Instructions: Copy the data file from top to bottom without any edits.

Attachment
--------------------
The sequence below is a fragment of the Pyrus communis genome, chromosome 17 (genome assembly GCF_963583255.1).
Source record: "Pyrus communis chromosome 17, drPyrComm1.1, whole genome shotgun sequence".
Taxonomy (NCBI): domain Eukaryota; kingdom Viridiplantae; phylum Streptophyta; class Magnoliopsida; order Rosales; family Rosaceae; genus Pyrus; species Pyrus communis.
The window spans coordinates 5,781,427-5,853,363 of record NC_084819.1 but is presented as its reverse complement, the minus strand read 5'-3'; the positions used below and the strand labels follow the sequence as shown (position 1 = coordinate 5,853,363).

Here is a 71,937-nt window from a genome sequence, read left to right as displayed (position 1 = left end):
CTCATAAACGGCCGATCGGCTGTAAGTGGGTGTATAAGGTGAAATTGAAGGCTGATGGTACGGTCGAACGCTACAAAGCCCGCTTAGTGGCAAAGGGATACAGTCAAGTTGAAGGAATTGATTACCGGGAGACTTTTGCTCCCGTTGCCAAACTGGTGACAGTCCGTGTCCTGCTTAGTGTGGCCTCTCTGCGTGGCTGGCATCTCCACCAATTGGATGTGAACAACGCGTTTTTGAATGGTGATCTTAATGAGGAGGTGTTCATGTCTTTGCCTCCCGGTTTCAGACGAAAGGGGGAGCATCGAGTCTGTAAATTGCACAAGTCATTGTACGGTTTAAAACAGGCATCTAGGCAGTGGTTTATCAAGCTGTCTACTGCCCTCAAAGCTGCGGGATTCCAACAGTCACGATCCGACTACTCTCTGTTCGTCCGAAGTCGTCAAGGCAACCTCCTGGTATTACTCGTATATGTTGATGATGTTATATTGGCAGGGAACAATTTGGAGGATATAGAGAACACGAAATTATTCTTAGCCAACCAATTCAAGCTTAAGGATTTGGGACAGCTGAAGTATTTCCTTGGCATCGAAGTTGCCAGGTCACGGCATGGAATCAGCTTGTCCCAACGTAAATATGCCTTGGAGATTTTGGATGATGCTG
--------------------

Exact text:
The sequence below is a fragment of the Pyrus communis genome, chromosome 17 (genome assembly GCF_963583255.1).
Source record: "Pyrus communis chromosome 17, drPyrComm1.1, whole genome shotgun sequence".
Taxonomy (NCBI): domain Eukaryota; kingdom Viridiplantae; phylum Streptophyta; class Magnoliopsida; order Rosales; family Rosaceae; genus Pyrus; species Pyrus communis.
The window spans coordinates 5,781,427-5,853,363 of record NC_084819.1 but is presented as its reverse complement, the minus strand read 5'-3'; the positions used below and the strand labels follow the sequence as shown (position 1 = coordinate 5,853,363).

Here is a 71,937-nt window from a genome sequence, read left to right as displayed (position 1 = left end):
CTCATAAACGGCCGATCGGCTGTAAGTGGGTGTATAAGGTGAAATTGAAGGCTGATGGTACGGTCGAACGCTACAAAGCCCGCTTAGTGGCAAAGGGATACAGTCAAGTTGAAGGAATTGATTACCGGGAGACTTTTGCTCCCGTTGCCAAACTGGTGACAGTCCGTGTCCTGCTTAGTGTGGCCTCTCTGCGTGGCTGGCATCTCCACCAATTGGATGTGAACAACGCGTTTTTGAATGGTGATCTTAATGAGGAGGTGTTCATGTCTTTGCCTCCCGGTTTCAGACGAAAGGGGGAGCATCGAGTCTGTAAATTGCACAAGTCATTGTACGGTTTAAAACAGGCATCTAGGCAGTGGTTTATCAAGCTGTCTACTGCCCTCAAAGCTGCGGGATTCCAACAGTCACGATCCGACTACTCTCTGTTCGTCCGAAGTCGTCAAGGCAACCTCCTGGTATTACTCGTATATGTTGATGATGTTATATTGGCAGGGAACAATTTGGAGGATATAGAGAACACGAAATTATTCTTAGCCAACCAATTCAAGCTTAAGGATTTGGGACAGCTGAAGTATTTCCTTGGCATCGAAGTTGCCAGGTCACGGCATGGAATCAGCTTGTCCCAACGTAAATATGCCTTGGAGATTTTGGATGATGCTG